Catholic Faith has Been Final Word in Strasburg
Conrad, Marc. "Catholic Faith has Been Final Word in Strasburg." Bismarck Tribune, 1 February 1987, sec. C1.
Even more solid than the brick walls of Strasburg’s Sts.
Peter and Paul Catholic Church is the faith of its parishioners.
The spiritual and social life of Strasburg revolves around this
church, which has been ultimate authority since the town was founded
“If you needed rain for the crops, you went to church and
prayed for rain,” says Al Kramer, a retired Strasburg businessman.
“If it rained in a few days, well, then you figured it helped.
Anything you needed—it had to come from God.”
And the parish priest has always played a prominent role in the
community, Kramer says. “People thought of their priest as
the communicator between God and the people.”
The five German-Russian immigrants who started the town were so
devoted to the church that they fell on their knees when a Catholic
missionary from Fort Yates visited the in 1889.
Respect for the parish priest was reinforced by parents. “People
can’t talk back to a priest,” Kramer says. “People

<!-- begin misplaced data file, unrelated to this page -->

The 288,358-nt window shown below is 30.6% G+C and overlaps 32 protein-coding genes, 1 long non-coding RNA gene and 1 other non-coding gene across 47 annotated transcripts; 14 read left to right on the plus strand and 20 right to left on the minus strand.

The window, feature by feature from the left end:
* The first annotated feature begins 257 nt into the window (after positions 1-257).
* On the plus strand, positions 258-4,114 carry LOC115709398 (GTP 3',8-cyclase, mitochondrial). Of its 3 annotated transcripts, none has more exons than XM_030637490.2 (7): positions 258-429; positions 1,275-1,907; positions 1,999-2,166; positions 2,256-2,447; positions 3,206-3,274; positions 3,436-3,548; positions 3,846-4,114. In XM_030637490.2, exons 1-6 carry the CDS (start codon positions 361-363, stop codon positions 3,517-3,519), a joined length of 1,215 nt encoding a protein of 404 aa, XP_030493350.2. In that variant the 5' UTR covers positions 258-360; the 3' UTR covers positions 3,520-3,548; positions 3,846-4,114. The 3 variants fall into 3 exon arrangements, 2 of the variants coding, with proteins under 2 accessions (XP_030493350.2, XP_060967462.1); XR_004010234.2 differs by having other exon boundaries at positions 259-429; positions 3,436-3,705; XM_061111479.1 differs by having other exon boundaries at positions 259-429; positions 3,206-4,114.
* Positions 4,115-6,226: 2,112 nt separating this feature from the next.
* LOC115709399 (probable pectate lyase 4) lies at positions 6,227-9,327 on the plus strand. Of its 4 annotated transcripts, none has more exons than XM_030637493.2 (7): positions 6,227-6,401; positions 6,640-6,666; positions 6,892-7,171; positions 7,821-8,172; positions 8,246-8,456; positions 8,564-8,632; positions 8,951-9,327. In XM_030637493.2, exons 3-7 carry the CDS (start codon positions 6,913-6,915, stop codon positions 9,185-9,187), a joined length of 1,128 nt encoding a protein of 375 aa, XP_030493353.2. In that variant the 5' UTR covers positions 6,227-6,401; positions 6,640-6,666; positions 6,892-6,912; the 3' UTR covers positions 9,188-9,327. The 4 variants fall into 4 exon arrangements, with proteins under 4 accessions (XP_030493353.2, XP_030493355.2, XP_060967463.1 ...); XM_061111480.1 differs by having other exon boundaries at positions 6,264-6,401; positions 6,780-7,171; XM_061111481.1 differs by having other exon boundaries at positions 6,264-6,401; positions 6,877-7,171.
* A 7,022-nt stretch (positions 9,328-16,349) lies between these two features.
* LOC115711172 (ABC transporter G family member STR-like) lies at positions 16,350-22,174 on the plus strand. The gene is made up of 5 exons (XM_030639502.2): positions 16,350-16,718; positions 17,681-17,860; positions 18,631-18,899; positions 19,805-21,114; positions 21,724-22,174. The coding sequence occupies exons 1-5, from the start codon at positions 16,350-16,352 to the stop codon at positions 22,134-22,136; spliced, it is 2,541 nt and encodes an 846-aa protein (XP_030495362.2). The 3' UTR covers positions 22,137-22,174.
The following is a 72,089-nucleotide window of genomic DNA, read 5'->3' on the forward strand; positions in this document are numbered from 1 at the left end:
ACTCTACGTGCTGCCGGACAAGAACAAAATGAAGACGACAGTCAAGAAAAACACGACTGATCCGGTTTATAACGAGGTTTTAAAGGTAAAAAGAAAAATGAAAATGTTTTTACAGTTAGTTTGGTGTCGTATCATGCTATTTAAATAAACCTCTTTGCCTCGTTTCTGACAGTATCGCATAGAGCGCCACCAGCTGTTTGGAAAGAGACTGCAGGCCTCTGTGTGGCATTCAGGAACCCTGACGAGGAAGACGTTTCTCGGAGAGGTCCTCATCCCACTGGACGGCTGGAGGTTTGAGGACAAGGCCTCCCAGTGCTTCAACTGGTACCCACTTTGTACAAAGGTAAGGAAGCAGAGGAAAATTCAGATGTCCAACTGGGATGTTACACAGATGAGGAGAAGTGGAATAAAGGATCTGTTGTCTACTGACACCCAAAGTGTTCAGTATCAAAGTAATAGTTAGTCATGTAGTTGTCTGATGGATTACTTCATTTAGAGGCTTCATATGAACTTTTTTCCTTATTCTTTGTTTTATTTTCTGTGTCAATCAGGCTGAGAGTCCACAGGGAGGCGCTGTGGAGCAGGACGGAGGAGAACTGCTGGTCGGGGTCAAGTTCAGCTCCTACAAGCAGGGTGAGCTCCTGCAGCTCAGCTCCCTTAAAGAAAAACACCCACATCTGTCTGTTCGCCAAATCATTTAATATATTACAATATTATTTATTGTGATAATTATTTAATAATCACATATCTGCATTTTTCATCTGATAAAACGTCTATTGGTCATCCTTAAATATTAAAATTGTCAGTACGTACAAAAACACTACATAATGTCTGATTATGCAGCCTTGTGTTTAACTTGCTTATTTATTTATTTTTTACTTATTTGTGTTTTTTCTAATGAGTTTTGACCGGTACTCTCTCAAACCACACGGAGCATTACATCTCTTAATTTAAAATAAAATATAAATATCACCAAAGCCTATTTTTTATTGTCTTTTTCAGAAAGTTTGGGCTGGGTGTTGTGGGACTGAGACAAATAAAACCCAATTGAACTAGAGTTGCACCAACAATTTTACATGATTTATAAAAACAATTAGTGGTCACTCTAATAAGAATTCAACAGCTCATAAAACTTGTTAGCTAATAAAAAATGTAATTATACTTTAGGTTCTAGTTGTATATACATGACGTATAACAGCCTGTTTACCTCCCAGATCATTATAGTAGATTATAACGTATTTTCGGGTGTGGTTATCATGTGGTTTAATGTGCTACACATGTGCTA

who talked back to a priest got slapped—he was the ultimate
Kramer says people—especially senior citizens feel trapped
between their respect for the parish priest and respect for their
ancestors’ church, which the current pastor, the Rev. Jerome
Kautzman, wants to modernize in keeping with Vatican II.
The possibility of not having a priest inhibits older members from
telling Kautzman how they feel about remodeling the church, Kramer
“They believe if we don’t get along with this priest,
the bishop could say ‘OK boys, you didn’t like what
you had - now you’ve got nothing.”
And these people feel if they don’t have a priest in their
final hour they could go to hell, Kramer says.
But Kramer, who is vehemently opposed to changes in the church,
says their fears are groundless.
“Strasburg has never been without a priest for any length
of time during my lifetime,” he says. “And even if this
one leaves, they’ll send another one. The parish is too big
to just close the doors.”
Reprinted with permission of The Bismarck Tribune.
91, helped build the church 70 years ago.
the ornate pulpit may be removed.
like Stations of the Cross are rumored to go.
Catholics fear losing a place in the cemetery if they speak